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30 June 2011

Modernising game law

The first orders of the new Wildlife and Natural Environment (Scotland) Act 2011 come into force this week, Environment Minister Stewart Stevenson announced today.

Some of the main measures coming into force will modernise game law and abolish game licensing, updating legislation which is up to 200 years old.

The Act also enables the transfer of wildlife licensing from Ministers to Scottish Natural Heritage (SNH) to help provide a simplified and streamlined process for applicants.

Speaking ahead of his visit to the Scottish Game Fair in Scone, Mr Stevenson said:

"The Wildlife and Natural Environment (Scotland) Act 2011 will help us to deal with some of the most pressing issues in Scotland's countryside. This first tranche of provisions which come into force today modernise the law dealing with game, bringing game species into line with other wild birds.

"They also simplify the law on poaching and sweep away archaic laws that reflected the working relationships and ownership of the Scottish countryside of two centuries ago. Abolition of the game licence is part of this process.

"Meanwhile ending the division of responsibilities for species licensing with the transfer of all these functions from Ministers to SNH will help to provide a simple and efficient procedure for applicants, while continuing to maintain robust protection for rare and vulnerable species.

"SNH will also deal with the new muirburn licensing procedures when they come into effect from August, allowing land managers more flexibility in how they manage heather moorland while ensuring ground-nesting birds are not endangered.

"The commencement of the Act is a major step forward in the protection of our wildlife and natural environment and I hope it will help conserve Scotland's unique natural assets for many future generations to come.

"SNH will take on the majority of licensing duties previously undertaken by the Scottish Government and administer some new areas of licensing.Ben Ross, SNH's Licensing Manager commented:"We are delighted to take on this important additional licensing role. We are committed to providing a first class service and over the next 18 months we will be reviewing our policy, guidance, forms and processes to ensure we can do this effectively."


The Wildlife and Natural Environment (Scotland) Bill was introduced to Parliament on June 9, 2010 and was passed unanimously by Parliament on March 2, 2011.This is the first commencement of elements of the Act, with further measures to follow late in the year.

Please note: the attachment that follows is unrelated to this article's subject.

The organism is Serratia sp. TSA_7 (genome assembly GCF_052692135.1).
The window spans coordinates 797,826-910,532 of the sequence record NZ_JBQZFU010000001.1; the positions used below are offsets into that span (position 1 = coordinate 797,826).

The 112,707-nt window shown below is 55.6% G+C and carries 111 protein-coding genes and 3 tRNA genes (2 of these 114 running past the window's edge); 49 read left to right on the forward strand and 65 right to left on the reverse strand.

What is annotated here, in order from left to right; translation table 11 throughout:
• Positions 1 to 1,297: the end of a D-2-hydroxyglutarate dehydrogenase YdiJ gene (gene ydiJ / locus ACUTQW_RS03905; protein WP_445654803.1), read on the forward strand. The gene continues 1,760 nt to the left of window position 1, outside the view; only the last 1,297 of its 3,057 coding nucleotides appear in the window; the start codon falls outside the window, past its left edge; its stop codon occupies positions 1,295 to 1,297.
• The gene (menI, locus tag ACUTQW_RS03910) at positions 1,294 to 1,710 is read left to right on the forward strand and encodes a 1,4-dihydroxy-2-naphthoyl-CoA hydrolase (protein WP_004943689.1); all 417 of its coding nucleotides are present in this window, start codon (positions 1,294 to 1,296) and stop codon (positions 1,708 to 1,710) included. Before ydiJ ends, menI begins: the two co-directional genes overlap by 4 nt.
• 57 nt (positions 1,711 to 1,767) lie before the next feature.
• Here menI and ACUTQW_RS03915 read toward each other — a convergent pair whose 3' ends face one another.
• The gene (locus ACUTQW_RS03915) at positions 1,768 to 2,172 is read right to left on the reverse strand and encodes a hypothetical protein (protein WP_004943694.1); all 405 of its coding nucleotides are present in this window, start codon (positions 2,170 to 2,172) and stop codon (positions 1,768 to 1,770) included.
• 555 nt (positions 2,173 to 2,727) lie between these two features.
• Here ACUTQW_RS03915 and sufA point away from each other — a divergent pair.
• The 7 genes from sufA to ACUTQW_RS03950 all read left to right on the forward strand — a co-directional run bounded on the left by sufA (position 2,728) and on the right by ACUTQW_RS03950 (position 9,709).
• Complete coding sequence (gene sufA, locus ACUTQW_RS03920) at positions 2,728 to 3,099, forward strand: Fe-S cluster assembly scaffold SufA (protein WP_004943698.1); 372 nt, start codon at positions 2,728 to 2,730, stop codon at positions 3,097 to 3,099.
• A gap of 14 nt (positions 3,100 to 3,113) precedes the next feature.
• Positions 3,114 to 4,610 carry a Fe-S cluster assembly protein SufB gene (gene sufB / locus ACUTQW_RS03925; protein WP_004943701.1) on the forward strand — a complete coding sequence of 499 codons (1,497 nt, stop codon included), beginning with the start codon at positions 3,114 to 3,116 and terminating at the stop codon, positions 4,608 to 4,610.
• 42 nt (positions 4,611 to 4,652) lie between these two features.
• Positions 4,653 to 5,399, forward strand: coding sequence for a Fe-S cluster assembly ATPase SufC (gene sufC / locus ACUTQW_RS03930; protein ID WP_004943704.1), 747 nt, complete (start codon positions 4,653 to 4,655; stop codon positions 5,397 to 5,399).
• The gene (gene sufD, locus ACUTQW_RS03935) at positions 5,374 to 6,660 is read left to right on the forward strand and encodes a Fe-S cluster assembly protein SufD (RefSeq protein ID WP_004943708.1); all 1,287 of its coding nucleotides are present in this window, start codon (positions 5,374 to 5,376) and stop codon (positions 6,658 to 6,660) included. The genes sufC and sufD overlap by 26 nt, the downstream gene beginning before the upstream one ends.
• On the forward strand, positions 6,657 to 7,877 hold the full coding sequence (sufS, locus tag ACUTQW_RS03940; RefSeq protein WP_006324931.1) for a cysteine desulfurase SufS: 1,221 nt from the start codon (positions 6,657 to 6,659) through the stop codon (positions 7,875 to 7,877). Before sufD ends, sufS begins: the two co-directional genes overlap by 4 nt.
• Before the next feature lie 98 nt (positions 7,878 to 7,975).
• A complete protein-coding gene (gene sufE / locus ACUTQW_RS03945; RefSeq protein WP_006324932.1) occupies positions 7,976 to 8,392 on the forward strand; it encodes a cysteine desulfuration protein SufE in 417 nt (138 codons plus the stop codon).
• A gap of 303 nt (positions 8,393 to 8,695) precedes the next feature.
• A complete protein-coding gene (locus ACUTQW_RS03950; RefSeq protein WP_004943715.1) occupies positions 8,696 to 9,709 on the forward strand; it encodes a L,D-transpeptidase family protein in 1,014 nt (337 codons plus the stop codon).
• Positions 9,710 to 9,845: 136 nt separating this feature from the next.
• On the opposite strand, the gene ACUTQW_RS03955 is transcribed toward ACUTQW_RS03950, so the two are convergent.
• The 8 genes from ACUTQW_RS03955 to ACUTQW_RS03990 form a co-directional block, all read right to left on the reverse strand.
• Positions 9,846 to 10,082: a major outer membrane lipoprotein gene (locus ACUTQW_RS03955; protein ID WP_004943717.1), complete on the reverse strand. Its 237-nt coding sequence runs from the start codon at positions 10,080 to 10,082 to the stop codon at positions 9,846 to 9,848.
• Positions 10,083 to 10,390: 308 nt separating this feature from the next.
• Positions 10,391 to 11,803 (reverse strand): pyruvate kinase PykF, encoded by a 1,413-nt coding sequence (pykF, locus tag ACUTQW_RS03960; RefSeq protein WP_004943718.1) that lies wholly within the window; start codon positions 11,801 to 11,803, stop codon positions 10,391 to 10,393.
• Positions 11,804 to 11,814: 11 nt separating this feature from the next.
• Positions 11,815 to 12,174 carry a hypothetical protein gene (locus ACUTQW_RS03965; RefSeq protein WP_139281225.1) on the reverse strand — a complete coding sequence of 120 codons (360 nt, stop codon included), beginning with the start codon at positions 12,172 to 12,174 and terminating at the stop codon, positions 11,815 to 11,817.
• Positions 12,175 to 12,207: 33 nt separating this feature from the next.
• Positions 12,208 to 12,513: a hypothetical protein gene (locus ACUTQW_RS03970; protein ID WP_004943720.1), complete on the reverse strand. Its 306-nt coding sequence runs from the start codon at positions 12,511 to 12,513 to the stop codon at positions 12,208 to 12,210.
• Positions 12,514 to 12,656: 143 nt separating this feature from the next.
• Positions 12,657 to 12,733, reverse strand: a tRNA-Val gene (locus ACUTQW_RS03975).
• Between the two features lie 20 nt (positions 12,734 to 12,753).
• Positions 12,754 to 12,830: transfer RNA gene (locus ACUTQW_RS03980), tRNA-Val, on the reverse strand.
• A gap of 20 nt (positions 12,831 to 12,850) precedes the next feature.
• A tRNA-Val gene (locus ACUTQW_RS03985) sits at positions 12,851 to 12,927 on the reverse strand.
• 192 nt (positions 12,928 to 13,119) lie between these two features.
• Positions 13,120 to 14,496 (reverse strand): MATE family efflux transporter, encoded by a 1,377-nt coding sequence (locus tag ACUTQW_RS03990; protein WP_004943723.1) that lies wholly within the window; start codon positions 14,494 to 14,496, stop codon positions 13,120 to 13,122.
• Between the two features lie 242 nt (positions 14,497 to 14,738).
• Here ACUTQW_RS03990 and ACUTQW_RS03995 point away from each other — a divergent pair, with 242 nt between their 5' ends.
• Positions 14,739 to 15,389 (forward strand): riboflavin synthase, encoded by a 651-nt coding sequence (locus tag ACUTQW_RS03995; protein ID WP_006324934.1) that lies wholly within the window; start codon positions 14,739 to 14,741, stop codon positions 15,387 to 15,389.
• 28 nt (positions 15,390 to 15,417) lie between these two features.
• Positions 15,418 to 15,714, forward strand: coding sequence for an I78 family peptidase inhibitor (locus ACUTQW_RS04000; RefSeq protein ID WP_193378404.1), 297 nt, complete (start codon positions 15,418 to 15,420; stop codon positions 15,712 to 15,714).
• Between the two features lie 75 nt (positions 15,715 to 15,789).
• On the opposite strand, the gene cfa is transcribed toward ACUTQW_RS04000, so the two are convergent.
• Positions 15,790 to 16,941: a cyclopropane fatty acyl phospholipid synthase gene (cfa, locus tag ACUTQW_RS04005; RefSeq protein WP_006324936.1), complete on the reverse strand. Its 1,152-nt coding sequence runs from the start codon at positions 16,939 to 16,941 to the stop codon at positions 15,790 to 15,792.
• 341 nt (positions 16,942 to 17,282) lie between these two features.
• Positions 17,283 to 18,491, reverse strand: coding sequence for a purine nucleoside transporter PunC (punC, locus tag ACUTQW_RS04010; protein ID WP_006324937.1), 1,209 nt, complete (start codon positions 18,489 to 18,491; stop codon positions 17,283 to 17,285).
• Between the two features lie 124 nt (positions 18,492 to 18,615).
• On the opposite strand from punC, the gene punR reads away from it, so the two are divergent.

The licensing changes take place from June 30, 2011 whereby Scottish Ministers will delegate all existing licensing powers under the Wildlife and Countryside Act, Protection of Badgers Act and Habitats Regulations to SNH.

29 June 2011

Scottish Environment Protection Agency

Minister for Environment and Climate Change today announced the reappointment of a new member to the Scottish Environment Protection Agency (SEPA) Board.

The member is:

Alison Hay a Councillor with Argyll and Bute, spokesperson for Regeneration and Sustainability with experience in the local authority, an insight into planning and community policy as well as government area involvement in wide range of environmental issues. Currently she is Vice Chairman of the Council's Environment Committee and Chair Auchendrain Museum Board of Trustees as well as a Member of the Kilmartin Museum.

This reappointment will be for 18 months and will run from June 20, 2011 to December 31, 2013.

This post is part-time and attracts a remuneration of £270.88 for a time commitment of two days per month.

Cllr Alison Hay has no other public appointments.

The Scottish Environment Protection Agency (SEPA) is a Non-Departmental Public Body (NDPB) with a Board appointed by, and accountable to, Scottish Ministers. SEPA was established by the Environment Act 1995 and became operational on April 1, 1996. The Environment Act 1995 also sets out SEPA's powers and responsibilities.

This Ministerial public re-appointment was made in accordance with the code of practice published by the Public Appointments Commissioner for Scotland.

All appointments are made on merit and political activity plays no part in the selection process. However, in accordance with the original Nolan recommendations, there is a requirement for appointees' political activity within the last five years (if there is any to be declared) to be made public.

Cllr Hay is currently a Local Councillor with Argyll and Bute, a member of Liberal Democrat Party and Vice Chair of the Argyll and Bute Constituency Party.

27 June 2011

Stevenson Delighted By Lottery Funding For Banffshire & Buchan Coast Projects

Banffshire & Buchan Coast MSP Stewart Stevenson has welcomed the announcement that projects in Banff and Peterhead are set to receive funding under the Big Lottery Fund’s 2014 Communities programme.

Peterhead Academy will receive £1,842 to establish a Community Sports Leaders Award to fund training for people in the area to help organise basketball activities in the local community.